• Create BookmarkCreate Bookmark
  • Create Note or TagCreate Note or Tag
  • PrintPrint
Share this Page URL

Part VII: APPENDIX > Drafting Electronic Writing Style Guidelines for Your Orga...

Chapter 35. Drafting Electronic Writing Style Guidelines for Your Organization[36]

[36] Excerpted from THE E-POLICY HANDBOOK, Copyright ©2001, Nancy L. Flynn. Published by AMACOM, a division of American Management Association International, New York, NY. Reprinted by permission of the publisher. All rights reserved. http://www.amacombooks.org.

Establishing company-wide electronic writing style guidelines helps streamline the electronic writing process for employees while ensuring the creation of e-mail messages that reflect the organization’s overall professionalism and credibility. Consider incorporating the following points into your organization’s e-style sheet:

  1. Salutations Does your organization have a policy governing the way that external readers are addressed? Do you prefer e-mail writers address customers, clients, and other nonemployees as Mr., Ms., Dr., Professor, and the like, or are first names allowed? If Mr. and Ms. are required at first, at what point in the business relationship may employees switch to the reader’s first name?

    If you have not formally addressed salutations elsewhere, do so in your e-writing policy. This minor but potentially thorny issue can slow down the writing process for employees who just cannot decide how to address an e-mail recipient.

  2. Signatures Have you established rules for message sign-off? Giving employees a choice of three standard closes (Sincerely, Cordially, and Best Regards, for example) will speed the writing process and eliminate the possibility of employees’ wrapping up business correspondence with quirky signature statements.

  3. Capitalization Is there consistency within your organization on capitalization? How do your employees handle the capitalizing of job titles, departments, job functions, and so on? Are the words Company and Organization to be capitalized? Use your e-writing policy to let employees know what words are to be capitalized, when.

  4. Names Do employees consistently refer to your organization by the same name? If not, is there a chance of creating confusion among readers? Consider adopting a policy so that, on the first reference, the company name is spelled out in full (The ePolicy Institute™); then on every subsequent reference, a company-approved shortened version of the name may be used (ePolicy Institute). Such a naming guideline prevents employees from using the considerably less formal and potentially confusing ePolicy, while saving them the tedium of spelling out the company name in full throughout their e-mail.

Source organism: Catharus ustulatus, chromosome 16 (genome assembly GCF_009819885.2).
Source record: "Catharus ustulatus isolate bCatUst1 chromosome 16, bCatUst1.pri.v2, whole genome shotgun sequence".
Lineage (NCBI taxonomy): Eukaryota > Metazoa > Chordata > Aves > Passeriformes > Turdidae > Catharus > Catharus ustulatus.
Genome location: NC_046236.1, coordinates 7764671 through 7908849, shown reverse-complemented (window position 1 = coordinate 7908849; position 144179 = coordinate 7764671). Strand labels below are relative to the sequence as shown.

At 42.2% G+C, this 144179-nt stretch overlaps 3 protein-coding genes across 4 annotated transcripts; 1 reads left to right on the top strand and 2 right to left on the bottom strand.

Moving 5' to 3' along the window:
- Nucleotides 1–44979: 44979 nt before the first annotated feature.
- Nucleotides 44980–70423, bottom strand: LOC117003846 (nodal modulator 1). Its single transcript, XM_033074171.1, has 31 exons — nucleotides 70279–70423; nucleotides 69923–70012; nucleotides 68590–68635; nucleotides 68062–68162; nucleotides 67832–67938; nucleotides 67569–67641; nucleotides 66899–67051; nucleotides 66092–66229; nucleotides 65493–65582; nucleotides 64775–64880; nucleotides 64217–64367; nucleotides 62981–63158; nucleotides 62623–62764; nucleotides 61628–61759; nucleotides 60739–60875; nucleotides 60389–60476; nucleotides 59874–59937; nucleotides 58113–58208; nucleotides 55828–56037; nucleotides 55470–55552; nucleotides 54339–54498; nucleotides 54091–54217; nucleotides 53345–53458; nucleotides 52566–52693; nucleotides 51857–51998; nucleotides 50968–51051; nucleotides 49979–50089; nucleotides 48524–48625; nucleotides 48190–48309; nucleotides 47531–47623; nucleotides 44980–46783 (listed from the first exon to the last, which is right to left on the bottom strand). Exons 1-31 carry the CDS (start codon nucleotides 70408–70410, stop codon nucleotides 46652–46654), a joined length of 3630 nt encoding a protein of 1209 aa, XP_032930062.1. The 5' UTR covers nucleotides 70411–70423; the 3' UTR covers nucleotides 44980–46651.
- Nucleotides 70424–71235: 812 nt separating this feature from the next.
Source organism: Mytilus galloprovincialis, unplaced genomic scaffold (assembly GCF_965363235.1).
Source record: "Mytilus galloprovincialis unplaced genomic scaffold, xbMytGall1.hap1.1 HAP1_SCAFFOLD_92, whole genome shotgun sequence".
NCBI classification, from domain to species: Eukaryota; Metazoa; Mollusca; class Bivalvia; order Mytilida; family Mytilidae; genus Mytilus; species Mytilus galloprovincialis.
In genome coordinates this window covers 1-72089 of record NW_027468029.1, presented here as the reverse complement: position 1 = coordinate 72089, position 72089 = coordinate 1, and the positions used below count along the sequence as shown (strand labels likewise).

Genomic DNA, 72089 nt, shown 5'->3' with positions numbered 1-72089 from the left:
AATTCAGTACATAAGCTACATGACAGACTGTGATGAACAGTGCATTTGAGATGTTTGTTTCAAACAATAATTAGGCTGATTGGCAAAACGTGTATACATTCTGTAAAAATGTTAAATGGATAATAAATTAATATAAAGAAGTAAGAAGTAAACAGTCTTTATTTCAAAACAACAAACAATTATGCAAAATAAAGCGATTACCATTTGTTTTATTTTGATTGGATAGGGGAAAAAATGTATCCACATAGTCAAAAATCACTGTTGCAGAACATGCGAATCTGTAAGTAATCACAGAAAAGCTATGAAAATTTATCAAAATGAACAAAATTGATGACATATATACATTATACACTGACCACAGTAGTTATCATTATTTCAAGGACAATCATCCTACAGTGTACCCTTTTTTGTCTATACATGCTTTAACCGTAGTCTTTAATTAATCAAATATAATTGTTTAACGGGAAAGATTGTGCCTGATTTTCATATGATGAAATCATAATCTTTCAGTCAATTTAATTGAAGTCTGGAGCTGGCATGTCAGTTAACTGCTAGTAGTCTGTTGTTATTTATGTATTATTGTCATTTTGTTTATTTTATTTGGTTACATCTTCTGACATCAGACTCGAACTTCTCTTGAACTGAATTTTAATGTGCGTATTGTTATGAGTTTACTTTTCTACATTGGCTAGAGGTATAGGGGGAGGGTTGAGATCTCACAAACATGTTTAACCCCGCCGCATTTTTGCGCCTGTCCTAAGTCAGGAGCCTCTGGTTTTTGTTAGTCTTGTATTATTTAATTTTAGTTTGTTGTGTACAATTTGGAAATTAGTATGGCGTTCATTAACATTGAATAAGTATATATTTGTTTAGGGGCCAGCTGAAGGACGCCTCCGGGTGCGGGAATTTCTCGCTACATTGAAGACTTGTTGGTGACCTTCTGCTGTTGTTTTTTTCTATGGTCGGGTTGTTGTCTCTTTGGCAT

5. Technical Terms and Professional Jargon The language of a particular industry’s insiders is best restricted to the intranet and other internal communications. A jargon-laden message that is forwarded to a nontechnical recipient or lands on the screen of a hidden reader could create confusion and lessen the reader’s acceptance of future messages from the writer in question.

  6. Spellings Does your organization or industry regularly use words that have optional spellings (theatre or theater, catalogue or catalog, disc or disk, etc.)? Simplify life for your employees by developing a corporate vocabulary list, complete with preferred spellings.

  7. Working Around Oddities In Internet commerce, company names sometimes begin with lowercase letters. If that is so for your company or clients, make accommodations in your employee writing guidelines. For example, because sentences must begin with a capital letter, instruct employees to rewrite sentences in which a lowercase company name appears as the first word. Consider the sentence, “www.epolicyinstitute.com, the leading online source of e-mail writing, e-mail management, and e-policy training tools and services, offers visitors a wealth of free content.” This sentence can be reworked easily to: “The nation’s leading online source of e-mail writing, e-mail management, and e-policy training tools and services, www.epolicyinstitute.com offers visitors a wealth of free content.”



Not a subscriber?

Start A Free Trial

  • Creative Edge
  • Create BookmarkCreate Bookmark
  • Create Note or TagCreate Note or Tag
  • PrintPrint